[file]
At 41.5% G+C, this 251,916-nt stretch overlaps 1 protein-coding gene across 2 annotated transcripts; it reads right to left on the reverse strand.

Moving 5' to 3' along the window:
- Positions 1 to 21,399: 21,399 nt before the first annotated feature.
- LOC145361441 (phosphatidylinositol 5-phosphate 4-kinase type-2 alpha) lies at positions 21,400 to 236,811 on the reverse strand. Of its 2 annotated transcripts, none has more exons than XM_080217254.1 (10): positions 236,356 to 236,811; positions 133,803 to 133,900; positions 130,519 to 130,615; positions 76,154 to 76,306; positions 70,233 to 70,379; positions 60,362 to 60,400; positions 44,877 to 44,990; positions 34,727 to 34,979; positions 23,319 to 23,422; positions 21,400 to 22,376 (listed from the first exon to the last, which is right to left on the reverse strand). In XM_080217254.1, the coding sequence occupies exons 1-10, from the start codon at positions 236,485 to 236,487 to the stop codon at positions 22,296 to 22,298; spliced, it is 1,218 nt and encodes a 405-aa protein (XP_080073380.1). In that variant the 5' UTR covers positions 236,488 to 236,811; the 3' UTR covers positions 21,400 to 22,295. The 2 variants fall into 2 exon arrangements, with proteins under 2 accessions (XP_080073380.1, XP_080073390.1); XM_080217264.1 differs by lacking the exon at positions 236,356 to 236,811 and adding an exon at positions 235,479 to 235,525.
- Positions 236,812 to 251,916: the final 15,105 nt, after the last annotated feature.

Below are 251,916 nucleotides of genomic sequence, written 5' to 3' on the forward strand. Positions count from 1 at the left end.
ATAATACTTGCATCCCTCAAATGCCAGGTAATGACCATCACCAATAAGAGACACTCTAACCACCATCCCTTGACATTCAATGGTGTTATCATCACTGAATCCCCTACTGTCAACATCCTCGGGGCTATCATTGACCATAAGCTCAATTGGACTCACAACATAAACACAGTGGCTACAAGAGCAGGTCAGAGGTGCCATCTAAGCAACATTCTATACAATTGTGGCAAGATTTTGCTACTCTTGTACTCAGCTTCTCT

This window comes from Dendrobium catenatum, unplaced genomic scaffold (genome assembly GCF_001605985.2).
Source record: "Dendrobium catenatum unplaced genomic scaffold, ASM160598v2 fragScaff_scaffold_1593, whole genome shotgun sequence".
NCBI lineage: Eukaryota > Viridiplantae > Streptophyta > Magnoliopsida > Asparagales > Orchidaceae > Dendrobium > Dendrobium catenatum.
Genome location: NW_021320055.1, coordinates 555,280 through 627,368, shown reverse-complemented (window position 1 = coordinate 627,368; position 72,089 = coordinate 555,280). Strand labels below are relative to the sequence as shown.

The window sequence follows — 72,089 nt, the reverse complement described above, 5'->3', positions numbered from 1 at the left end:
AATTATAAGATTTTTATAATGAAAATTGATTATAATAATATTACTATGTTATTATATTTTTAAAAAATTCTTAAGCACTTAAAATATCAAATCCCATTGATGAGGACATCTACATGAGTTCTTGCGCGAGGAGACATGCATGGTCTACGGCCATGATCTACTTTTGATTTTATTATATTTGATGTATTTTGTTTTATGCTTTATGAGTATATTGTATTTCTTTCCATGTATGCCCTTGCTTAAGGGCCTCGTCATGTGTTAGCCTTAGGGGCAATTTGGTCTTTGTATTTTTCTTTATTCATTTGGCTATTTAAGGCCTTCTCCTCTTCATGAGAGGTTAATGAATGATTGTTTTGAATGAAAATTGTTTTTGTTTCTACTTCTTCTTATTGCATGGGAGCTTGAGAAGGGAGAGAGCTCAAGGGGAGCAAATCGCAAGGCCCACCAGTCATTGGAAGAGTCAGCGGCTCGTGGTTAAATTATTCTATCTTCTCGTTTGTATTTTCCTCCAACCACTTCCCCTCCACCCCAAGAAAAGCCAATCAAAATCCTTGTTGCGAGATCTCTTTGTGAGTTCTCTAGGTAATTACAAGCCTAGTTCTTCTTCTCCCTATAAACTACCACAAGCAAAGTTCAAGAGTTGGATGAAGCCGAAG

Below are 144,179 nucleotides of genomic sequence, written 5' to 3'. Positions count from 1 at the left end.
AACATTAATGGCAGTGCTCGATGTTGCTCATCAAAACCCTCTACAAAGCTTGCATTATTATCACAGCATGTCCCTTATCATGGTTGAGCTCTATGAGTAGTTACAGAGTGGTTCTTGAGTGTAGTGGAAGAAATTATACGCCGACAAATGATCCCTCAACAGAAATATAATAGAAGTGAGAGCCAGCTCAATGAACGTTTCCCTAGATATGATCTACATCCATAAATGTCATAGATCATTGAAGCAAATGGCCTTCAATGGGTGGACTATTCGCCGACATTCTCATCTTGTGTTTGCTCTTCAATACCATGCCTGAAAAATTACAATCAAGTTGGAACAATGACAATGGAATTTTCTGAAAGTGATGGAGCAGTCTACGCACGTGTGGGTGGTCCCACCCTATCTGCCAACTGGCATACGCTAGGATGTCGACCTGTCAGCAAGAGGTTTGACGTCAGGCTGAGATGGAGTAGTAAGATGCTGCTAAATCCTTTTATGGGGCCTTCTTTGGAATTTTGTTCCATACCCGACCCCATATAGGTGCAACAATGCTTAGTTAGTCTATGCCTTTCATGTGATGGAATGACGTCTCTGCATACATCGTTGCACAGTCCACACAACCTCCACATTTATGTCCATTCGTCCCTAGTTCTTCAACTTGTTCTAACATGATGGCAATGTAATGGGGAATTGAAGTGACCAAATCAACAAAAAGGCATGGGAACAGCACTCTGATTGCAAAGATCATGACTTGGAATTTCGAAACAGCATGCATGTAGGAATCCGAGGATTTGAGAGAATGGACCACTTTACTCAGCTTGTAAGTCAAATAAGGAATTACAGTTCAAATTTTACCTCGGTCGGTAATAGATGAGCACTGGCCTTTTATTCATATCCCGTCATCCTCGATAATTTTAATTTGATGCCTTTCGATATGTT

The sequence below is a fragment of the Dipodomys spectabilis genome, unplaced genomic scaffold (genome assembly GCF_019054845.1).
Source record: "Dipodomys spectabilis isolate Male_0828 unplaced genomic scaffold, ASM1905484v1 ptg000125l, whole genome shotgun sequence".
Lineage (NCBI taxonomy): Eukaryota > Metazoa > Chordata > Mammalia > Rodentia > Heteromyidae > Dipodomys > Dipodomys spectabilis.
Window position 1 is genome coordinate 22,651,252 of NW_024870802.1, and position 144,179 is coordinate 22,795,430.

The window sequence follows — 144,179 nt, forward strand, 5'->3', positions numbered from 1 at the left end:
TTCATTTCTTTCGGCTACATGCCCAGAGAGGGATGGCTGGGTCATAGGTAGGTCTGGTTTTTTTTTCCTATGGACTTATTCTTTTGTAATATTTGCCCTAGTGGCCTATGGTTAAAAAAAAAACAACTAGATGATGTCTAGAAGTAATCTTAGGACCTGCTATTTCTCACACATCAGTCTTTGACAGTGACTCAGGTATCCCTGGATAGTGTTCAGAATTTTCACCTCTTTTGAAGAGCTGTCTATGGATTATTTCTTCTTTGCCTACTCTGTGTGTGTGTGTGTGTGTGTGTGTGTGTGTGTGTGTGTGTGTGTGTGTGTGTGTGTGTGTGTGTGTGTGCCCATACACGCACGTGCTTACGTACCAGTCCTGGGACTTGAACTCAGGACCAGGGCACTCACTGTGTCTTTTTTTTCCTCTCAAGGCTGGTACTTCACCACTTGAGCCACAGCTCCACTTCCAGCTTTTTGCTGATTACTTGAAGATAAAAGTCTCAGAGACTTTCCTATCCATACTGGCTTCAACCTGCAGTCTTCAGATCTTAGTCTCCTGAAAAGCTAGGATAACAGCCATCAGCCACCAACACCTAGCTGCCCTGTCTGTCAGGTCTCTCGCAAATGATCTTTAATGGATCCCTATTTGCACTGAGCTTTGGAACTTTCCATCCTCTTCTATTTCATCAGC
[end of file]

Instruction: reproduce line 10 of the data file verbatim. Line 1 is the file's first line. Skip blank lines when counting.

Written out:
NCBI lineage: Eukaryota > Viridiplantae > Streptophyta > Magnoliopsida > Asparagales > Orchidaceae > Dendrobium > Dendrobium catenatum.